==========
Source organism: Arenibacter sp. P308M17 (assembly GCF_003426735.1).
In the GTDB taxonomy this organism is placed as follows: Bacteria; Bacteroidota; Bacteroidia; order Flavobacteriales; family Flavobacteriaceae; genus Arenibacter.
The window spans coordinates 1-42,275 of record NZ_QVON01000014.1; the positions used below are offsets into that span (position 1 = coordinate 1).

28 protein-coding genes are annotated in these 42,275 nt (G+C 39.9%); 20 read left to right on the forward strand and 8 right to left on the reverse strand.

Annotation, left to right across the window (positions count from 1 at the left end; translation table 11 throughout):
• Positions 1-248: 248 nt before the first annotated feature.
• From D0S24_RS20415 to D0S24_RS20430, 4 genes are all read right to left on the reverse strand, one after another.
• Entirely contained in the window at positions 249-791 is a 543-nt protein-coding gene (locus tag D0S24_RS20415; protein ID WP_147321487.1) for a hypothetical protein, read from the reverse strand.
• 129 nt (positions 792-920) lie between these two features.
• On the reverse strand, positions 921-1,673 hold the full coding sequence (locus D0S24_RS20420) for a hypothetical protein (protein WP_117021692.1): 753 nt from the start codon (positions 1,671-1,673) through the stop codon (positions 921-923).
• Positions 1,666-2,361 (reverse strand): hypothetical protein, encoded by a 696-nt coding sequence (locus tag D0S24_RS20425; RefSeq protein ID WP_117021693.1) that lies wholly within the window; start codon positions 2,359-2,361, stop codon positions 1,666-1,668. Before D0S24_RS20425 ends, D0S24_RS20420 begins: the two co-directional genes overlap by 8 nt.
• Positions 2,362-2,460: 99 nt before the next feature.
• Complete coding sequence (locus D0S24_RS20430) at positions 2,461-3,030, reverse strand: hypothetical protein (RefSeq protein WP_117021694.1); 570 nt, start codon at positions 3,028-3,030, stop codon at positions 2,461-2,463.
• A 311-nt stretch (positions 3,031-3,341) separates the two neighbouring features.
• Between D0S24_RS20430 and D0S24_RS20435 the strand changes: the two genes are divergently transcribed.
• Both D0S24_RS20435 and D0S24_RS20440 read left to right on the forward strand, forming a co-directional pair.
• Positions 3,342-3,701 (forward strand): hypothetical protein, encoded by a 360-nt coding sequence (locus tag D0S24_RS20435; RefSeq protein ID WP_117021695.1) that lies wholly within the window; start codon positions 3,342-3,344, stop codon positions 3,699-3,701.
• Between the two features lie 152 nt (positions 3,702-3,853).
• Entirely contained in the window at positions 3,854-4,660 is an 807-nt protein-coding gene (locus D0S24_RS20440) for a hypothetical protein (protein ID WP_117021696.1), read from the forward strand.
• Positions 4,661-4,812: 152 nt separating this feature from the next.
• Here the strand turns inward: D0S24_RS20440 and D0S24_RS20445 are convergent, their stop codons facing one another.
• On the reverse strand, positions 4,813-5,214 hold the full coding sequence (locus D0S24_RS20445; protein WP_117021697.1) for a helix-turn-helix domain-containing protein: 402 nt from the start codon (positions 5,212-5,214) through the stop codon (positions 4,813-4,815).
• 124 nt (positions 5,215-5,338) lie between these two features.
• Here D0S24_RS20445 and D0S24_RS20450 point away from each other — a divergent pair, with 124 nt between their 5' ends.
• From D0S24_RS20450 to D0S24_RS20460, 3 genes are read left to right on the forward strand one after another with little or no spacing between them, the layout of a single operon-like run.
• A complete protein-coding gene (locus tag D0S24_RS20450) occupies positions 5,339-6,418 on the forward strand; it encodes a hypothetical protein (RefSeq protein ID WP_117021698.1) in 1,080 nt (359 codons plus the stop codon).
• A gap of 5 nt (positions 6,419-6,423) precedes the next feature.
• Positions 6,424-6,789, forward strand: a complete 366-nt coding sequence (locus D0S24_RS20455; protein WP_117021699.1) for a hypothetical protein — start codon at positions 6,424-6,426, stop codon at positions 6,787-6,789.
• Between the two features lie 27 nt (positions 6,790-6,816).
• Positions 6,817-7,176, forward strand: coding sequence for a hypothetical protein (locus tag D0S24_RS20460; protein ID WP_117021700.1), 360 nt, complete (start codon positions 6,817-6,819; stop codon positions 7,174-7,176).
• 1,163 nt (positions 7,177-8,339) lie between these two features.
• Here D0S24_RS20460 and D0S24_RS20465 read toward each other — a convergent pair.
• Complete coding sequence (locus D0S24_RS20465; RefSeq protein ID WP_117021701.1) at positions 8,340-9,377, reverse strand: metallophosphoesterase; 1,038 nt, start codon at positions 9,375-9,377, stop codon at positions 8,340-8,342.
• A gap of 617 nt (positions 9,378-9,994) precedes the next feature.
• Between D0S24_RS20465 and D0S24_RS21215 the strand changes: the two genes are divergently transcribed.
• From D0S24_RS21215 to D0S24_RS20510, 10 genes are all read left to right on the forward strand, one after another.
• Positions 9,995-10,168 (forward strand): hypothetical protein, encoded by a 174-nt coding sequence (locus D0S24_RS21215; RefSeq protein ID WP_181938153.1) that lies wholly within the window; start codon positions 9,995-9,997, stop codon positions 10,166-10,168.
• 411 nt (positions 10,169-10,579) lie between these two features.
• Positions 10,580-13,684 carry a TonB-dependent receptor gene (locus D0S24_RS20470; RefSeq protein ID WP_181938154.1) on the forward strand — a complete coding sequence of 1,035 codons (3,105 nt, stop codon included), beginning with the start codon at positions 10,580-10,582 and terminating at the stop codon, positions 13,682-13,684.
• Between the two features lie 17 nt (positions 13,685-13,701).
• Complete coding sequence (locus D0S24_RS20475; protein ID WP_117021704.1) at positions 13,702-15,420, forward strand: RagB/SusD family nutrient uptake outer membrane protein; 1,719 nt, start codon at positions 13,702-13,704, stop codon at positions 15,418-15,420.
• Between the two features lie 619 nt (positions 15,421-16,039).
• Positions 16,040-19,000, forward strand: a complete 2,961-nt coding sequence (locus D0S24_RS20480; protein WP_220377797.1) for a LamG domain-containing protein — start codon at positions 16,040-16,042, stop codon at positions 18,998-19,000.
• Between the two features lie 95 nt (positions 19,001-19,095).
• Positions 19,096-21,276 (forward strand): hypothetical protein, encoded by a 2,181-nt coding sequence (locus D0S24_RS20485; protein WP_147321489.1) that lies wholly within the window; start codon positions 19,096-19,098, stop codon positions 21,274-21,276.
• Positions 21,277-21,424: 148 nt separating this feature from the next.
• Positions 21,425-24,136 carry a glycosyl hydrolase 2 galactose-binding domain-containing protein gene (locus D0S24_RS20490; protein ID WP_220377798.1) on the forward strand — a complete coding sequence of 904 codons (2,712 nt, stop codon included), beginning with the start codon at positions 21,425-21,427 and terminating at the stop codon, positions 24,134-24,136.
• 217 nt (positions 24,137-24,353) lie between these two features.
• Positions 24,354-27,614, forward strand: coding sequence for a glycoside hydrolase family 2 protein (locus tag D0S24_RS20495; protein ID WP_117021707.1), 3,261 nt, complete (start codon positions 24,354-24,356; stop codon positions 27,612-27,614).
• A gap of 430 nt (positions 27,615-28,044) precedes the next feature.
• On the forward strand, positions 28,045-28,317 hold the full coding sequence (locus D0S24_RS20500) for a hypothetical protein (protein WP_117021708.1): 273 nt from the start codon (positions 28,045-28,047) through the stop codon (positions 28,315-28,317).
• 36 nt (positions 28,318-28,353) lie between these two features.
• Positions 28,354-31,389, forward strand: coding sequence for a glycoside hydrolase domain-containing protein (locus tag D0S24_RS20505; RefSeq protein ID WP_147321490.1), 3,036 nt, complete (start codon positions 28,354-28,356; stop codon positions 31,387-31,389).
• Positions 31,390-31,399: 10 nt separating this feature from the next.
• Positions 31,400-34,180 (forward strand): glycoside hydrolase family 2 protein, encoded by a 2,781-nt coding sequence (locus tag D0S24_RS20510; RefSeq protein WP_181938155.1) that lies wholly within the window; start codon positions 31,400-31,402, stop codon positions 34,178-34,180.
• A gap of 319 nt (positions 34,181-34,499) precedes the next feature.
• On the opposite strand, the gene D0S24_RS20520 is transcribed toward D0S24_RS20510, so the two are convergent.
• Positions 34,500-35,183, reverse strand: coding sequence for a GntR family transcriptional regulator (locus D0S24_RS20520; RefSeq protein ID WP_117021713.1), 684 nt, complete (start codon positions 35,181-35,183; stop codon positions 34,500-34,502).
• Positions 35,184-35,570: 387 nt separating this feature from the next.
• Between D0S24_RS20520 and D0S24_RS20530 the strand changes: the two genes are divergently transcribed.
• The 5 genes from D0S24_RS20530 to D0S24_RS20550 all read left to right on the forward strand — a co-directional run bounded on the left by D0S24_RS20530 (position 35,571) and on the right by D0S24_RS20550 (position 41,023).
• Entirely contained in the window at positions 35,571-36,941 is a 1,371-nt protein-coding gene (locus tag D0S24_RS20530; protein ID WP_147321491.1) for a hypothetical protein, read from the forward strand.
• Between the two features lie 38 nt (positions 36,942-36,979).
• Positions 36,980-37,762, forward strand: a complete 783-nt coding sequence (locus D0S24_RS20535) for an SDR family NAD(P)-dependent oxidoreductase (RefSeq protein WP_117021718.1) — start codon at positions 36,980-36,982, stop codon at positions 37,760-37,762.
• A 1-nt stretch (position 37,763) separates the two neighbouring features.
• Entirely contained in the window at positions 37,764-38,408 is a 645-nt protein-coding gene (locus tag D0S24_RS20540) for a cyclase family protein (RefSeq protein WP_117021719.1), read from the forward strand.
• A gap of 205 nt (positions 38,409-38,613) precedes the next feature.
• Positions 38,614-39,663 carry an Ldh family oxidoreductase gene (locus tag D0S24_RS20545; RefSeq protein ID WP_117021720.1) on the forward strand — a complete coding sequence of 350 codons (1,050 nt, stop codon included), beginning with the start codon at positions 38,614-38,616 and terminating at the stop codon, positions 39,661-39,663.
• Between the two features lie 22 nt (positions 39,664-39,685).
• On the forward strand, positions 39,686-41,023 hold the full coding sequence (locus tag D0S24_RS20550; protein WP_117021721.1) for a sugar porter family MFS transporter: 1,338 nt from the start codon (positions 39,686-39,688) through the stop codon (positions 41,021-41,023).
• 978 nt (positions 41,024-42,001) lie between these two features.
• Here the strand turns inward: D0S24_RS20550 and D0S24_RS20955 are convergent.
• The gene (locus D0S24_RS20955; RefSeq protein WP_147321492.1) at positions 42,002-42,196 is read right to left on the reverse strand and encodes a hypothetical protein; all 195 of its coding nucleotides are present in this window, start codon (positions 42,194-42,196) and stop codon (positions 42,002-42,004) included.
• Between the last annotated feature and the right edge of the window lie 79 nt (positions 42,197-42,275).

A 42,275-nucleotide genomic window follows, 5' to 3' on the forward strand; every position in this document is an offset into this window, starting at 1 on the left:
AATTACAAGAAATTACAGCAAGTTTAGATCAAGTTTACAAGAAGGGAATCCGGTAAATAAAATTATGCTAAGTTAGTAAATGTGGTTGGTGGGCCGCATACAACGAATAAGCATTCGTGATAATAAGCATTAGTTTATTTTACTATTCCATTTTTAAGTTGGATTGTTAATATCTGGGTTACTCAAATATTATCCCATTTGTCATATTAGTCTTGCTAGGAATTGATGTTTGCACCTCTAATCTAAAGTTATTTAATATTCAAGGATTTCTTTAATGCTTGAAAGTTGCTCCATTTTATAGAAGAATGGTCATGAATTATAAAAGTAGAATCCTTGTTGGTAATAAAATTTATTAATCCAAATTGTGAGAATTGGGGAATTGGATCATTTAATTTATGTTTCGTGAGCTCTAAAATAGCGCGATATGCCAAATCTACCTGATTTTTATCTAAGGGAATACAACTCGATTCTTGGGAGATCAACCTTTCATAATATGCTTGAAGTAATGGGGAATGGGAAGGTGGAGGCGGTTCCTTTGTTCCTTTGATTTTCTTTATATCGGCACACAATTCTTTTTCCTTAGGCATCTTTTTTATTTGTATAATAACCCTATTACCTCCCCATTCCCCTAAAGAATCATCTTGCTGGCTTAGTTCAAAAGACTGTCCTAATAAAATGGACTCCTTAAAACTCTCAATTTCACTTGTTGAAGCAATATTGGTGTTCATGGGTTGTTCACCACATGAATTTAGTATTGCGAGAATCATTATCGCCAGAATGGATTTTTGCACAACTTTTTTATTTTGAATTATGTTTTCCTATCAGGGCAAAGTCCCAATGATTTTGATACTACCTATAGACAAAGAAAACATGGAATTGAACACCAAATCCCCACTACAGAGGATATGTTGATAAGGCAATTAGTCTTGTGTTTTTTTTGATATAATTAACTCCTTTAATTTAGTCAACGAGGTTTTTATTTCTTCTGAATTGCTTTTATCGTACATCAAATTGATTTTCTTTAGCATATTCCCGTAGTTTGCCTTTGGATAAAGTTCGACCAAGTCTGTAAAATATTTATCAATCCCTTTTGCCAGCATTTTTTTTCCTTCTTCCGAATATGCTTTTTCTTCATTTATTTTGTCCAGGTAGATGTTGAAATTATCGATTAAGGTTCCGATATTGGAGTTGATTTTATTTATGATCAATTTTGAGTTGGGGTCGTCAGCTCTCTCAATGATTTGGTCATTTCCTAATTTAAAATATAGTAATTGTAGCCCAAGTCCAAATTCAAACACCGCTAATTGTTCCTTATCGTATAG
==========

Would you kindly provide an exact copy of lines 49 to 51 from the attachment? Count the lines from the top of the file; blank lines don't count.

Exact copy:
• Positions 24,354-27,614, forward strand: coding sequence for a glycoside hydrolase family 2 protein (locus tag D0S24_RS20495; protein ID WP_117021707.1), 3,261 nt, complete (start codon positions 24,354-24,356; stop codon positions 27,612-27,614).
• A gap of 430 nt (positions 27,615-28,044) precedes the next feature.
• On the forward strand, positions 28,045-28,317 hold the full coding sequence (locus D0S24_RS20500) for a hypothetical protein (protein WP_117021708.1): 273 nt from the start codon (positions 28,045-28,047) through the stop codon (positions 28,315-28,317).